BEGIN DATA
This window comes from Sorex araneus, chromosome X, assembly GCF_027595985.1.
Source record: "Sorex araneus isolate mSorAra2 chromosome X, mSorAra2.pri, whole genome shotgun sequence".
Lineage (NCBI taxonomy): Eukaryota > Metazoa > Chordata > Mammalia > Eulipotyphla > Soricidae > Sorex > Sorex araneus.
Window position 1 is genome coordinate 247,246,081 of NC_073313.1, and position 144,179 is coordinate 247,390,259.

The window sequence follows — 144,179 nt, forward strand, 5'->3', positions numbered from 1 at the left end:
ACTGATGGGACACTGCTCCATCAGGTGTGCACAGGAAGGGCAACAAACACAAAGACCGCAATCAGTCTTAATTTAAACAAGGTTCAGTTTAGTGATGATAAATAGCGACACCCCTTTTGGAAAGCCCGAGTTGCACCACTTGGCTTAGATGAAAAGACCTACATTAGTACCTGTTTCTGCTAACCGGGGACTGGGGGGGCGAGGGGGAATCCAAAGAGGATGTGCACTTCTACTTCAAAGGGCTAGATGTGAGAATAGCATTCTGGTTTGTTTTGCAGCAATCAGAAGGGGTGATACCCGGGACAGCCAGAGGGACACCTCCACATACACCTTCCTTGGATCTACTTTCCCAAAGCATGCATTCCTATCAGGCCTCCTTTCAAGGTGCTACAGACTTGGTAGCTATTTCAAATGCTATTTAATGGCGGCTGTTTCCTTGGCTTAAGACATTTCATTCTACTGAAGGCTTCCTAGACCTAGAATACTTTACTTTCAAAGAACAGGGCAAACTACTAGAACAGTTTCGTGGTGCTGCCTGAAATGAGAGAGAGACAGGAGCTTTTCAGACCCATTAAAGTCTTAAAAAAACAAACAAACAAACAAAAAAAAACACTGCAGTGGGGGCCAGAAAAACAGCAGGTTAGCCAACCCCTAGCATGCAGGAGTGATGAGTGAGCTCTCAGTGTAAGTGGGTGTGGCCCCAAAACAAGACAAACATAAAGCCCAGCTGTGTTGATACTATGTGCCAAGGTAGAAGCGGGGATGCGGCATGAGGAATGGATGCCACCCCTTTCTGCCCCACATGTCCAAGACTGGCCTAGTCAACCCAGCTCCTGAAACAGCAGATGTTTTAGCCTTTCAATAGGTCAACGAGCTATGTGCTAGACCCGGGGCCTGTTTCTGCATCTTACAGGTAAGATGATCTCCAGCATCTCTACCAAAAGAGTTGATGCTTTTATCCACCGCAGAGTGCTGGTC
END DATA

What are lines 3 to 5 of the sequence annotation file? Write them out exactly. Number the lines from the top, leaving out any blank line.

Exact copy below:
Lineage (NCBI taxonomy): Eukaryota > Metazoa > Chordata > Mammalia > Eulipotyphla > Soricidae > Sorex > Sorex araneus.
Window position 1 is genome coordinate 247,246,081 of NC_073313.1, and position 144,179 is coordinate 247,390,259.

The window sequence follows — 144,179 nt, forward strand, 5'->3', positions numbered from 1 at the left end: